Abraham Lincoln in Illinois
A Selection of Documents from the Illinois State Archives
DOCUMENT 91837 HOUSE JOURNAL ENTRY ON SLAVERY
March 3, 1837
In what amounts to his first public enunciation on slavery, Abraham Lincoln joined with fellow Sangamon County legislator Dan Stone to denounce slavery.
By 1837, the abolition movement, which called for the ending of slavery, was starting in the North. Pro-slavery forces began to advocate that state legislatures in the North take a stand against abolitionists.
In January 1837, the General Assembly voted on a resolution that disapproved of abolitionists. The resolution also stated that the federal Constitution guaranteed the right to own slaves and that the federal government had no right to abolish slavery in the District of Columbia. The state Senate passed the resolution unanimously. The House of Representatives passed it 77-6. Lincoln was one of the six voting against the resolution.
Six weeks later, Lincoln and Stone introduced into the record the attached protest. In the protest, they very clearly state that slavery is unjust. They temper that declaration by criticizing abolitionists as well. Lincoln and Stone also state that Congress has the right to eliminate slavery from the District of Columbia. The protest says nothing about eliminating slavery from the states, for despite stating that slavery was unjust, Lincoln and Stone agreed that it was constitutionally protected in the states where it existed.
The actions of Lincoln and the General Assembly during this debate demonstrate that in 1837 few in Illinois favored the abolition of slavery. Later in the year, Illinois abolitionist Elijah Lovejoy was murdered by a pro-slavery mob in Alton, again demonstrating that Illinois was not yet ready to embrace freeing the slaves in the South.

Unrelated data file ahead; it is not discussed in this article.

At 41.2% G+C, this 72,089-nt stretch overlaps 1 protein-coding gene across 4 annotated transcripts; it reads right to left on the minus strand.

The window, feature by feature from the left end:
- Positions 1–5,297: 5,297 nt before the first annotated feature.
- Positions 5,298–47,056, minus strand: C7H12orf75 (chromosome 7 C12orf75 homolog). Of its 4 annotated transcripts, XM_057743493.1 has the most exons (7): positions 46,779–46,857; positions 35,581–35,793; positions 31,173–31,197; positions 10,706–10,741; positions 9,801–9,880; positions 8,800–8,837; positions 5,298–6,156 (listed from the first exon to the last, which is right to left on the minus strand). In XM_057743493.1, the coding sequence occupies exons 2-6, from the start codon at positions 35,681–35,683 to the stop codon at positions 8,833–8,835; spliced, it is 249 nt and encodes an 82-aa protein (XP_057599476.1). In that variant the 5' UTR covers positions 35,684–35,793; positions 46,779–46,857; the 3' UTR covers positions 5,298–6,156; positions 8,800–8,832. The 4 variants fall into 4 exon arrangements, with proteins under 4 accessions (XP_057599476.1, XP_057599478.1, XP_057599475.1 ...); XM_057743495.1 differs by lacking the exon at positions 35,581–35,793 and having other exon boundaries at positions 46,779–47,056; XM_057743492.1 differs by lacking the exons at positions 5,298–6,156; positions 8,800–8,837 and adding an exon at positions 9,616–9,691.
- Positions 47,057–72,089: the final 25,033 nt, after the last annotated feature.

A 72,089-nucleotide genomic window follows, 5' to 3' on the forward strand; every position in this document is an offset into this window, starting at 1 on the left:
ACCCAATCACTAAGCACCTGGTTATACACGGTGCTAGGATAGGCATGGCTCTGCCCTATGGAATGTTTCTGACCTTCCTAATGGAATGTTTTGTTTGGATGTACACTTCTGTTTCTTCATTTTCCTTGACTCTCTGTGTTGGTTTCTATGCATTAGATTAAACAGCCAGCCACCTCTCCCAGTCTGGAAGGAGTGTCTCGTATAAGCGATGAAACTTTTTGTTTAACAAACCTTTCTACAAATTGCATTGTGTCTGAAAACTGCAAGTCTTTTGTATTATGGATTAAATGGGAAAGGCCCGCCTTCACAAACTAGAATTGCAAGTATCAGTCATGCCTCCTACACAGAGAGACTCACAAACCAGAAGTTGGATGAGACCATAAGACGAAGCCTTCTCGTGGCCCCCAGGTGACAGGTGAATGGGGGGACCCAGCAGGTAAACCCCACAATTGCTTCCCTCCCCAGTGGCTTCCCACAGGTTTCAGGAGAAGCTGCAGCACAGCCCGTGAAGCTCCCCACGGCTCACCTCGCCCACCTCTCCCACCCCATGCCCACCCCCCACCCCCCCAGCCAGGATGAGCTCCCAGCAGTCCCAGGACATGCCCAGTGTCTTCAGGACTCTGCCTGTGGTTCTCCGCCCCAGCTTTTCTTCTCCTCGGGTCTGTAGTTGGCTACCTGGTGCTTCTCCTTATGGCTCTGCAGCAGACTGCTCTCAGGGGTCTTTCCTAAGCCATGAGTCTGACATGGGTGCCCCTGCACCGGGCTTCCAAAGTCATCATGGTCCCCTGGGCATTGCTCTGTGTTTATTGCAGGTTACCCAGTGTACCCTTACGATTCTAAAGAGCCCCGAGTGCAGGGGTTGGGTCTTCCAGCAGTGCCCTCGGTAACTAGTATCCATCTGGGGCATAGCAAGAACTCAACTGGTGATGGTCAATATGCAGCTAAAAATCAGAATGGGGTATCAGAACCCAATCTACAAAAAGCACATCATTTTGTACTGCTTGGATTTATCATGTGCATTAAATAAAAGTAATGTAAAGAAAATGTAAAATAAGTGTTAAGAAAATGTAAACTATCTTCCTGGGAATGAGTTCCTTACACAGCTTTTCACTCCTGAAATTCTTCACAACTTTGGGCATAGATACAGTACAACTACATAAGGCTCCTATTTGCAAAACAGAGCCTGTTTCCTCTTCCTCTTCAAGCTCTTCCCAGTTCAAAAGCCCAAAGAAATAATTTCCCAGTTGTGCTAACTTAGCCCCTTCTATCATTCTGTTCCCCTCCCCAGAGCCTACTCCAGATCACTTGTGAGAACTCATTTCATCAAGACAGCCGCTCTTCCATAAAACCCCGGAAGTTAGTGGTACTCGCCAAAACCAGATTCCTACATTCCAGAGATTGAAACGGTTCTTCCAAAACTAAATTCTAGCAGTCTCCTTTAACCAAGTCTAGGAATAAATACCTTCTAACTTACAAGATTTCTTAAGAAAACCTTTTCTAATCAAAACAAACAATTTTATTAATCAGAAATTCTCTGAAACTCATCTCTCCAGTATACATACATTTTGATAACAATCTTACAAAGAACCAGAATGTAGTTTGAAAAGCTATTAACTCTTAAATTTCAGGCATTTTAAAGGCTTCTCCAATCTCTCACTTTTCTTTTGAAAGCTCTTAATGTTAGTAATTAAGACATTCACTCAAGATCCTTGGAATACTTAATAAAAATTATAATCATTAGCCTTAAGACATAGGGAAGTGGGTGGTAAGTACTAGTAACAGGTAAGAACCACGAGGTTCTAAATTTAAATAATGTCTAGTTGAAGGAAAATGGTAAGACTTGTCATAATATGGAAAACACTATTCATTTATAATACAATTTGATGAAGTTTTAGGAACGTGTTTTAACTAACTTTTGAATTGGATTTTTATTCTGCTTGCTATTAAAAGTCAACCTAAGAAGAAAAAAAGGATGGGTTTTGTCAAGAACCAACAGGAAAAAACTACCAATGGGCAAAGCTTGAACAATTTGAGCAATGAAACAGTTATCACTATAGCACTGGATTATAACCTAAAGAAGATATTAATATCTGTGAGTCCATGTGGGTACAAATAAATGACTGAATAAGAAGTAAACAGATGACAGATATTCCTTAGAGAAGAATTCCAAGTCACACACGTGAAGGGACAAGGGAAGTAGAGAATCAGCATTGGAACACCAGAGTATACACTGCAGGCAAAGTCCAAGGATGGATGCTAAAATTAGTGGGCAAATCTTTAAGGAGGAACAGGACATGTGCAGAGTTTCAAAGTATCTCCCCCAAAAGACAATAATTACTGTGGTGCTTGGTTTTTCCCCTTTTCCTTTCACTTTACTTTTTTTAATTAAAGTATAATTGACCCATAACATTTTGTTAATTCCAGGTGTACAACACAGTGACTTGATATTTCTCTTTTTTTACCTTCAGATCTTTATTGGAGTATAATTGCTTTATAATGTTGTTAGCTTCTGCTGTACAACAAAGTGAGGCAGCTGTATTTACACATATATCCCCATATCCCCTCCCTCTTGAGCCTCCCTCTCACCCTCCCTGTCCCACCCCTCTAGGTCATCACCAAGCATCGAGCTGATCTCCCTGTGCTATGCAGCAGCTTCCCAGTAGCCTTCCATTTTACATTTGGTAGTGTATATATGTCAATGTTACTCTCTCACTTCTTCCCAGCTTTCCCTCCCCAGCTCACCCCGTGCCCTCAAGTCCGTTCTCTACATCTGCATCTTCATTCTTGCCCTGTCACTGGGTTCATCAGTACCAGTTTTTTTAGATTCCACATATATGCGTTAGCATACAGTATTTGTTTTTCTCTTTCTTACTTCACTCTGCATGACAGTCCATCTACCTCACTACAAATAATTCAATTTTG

According to Paul Simon in his book Lincoln's Preparation for Greatness, Lincoln would refer to his protest as defining his position on slavery, both in 1837 and in 1860. As president, Lincoln signed legislation passed by Congress that did indeed free the slaves in the District of Columbia. He also went further than his 1837 protest, authoring the Emancipation Proclamation that freed slaves in southern states in rebellion and championing the Thirteenth Amendment to the Constitution, which outlawed slavery.
Points to Consider
If Lincoln feels slavery is unjust, why doesn't he call for its abolition?
Does Lincoln believe that Congress has the right to interfere with slavery in the states?
How were Lincoln's actions as president consistent with his 1837 protest and how were they different?